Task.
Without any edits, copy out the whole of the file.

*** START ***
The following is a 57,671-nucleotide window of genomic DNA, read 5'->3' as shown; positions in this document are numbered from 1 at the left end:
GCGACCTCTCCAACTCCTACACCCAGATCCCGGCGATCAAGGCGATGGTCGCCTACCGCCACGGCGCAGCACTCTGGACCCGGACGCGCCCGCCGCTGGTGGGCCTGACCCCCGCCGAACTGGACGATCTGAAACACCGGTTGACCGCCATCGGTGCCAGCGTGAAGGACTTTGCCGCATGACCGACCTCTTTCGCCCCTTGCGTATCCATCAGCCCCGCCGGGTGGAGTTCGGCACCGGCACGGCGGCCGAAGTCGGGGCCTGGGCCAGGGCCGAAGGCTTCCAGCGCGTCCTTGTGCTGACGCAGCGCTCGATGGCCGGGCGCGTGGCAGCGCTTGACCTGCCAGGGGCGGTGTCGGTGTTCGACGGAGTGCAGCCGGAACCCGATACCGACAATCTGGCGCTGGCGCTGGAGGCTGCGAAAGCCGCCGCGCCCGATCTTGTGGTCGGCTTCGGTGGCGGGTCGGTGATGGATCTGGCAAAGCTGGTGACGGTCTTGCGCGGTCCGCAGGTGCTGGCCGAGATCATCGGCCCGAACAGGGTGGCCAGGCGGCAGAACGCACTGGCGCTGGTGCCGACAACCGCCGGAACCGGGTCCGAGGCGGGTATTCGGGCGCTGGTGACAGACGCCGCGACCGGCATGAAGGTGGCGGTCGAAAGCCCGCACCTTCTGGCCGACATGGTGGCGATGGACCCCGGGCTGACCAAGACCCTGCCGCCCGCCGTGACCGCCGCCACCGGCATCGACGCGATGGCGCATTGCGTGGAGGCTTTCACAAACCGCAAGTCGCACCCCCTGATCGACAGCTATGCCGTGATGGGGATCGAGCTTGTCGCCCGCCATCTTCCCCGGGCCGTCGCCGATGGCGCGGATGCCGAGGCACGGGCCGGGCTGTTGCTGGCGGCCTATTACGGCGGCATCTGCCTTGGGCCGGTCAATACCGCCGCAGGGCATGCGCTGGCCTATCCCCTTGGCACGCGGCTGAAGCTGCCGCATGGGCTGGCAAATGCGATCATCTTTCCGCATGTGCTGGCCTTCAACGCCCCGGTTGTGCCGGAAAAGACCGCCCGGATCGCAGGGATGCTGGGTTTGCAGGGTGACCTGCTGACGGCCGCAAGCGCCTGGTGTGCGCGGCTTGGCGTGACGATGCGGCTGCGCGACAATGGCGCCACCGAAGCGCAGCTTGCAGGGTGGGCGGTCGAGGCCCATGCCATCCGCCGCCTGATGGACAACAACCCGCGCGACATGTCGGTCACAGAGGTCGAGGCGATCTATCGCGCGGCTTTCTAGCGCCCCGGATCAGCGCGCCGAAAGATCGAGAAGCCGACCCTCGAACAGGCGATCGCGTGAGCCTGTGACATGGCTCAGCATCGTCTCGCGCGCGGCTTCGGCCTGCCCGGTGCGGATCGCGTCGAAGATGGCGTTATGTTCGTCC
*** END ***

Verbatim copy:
The following is a 57,671-nucleotide window of genomic DNA, read 5'->3' as shown; positions in this document are numbered from 1 at the left end:
GCGACCTCTCCAACTCCTACACCCAGATCCCGGCGATCAAGGCGATGGTCGCCTACCGCCACGGCGCAGCACTCTGGACCCGGACGCGCCCGCCGCTGGTGGGCCTGACCCCCGCCGAACTGGACGATCTGAAACACCGGTTGACCGCCATCGGTGCCAGCGTGAAGGACTTTGCCGCATGACCGACCTCTTTCGCCCCTTGCGTATCCATCAGCCCCGCCGGGTGGAGTTCGGCACCGGCACGGCGGCCGAAGTCGGGGCCTGGGCCAGGGCCGAAGGCTTCCAGCGCGTCCTTGTGCTGACGCAGCGCTCGATGGCCGGGCGCGTGGCAGCGCTTGACCTGCCAGGGGCGGTGTCGGTGTTCGACGGAGTGCAGCCGGAACCCGATACCGACAATCTGGCGCTGGCGCTGGAGGCTGCGAAAGCCGCCGCGCCCGATCTTGTGGTCGGCTTCGGTGGCGGGTCGGTGATGGATCTGGCAAAGCTGGTGACGGTCTTGCGCGGTCCGCAGGTGCTGGCCGAGATCATCGGCCCGAACAGGGTGGCCAGGCGGCAGAACGCACTGGCGCTGGTGCCGACAACCGCCGGAACCGGGTCCGAGGCGGGTATTCGGGCGCTGGTGACAGACGCCGCGACCGGCATGAAGGTGGCGGTCGAAAGCCCGCACCTTCTGGCCGACATGGTGGCGATGGACCCCGGGCTGACCAAGACCCTGCCGCCCGCCGTGACCGCCGCCACCGGCATCGACGCGATGGCGCATTGCGTGGAGGCTTTCACAAACCGCAAGTCGCACCCCCTGATCGACAGCTATGCCGTGATGGGGATCGAGCTTGTCGCCCGCCATCTTCCCCGGGCCGTCGCCGATGGCGCGGATGCCGAGGCACGGGCCGGGCTGTTGCTGGCGGCCTATTACGGCGGCATCTGCCTTGGGCCGGTCAATACCGCCGCAGGGCATGCGCTGGCCTATCCCCTTGGCACGCGGCTGAAGCTGCCGCATGGGCTGGCAAATGCGATCATCTTTCCGCATGTGCTGGCCTTCAACGCCCCGGTTGTGCCGGAAAAGACCGCCCGGATCGCAGGGATGCTGGGTTTGCAGGGTGACCTGCTGACGGCCGCAAGCGCCTGGTGTGCGCGGCTTGGCGTGACGATGCGGCTGCGCGACAATGGCGCCACCGAAGCGCAGCTTGCAGGGTGGGCGGTCGAGGCCCATGCCATCCGCCGCCTGATGGACAACAACCCGCGCGACATGTCGGTCACAGAGGTCGAGGCGATCTATCGCGCGGCTTTCTAGCGCCCCGGATCAGCGCGCCGAAAGATCGAGAAGCCGACCCTCGAACAGGCGATCGCGTGAGCCTGTGACATGGCTCAGCATCGTCTCGCGCGCGGCTTCGGCCTGCCCGGTGCGGATCGCGTCGAAGATGGCGTTATGTTCGTCC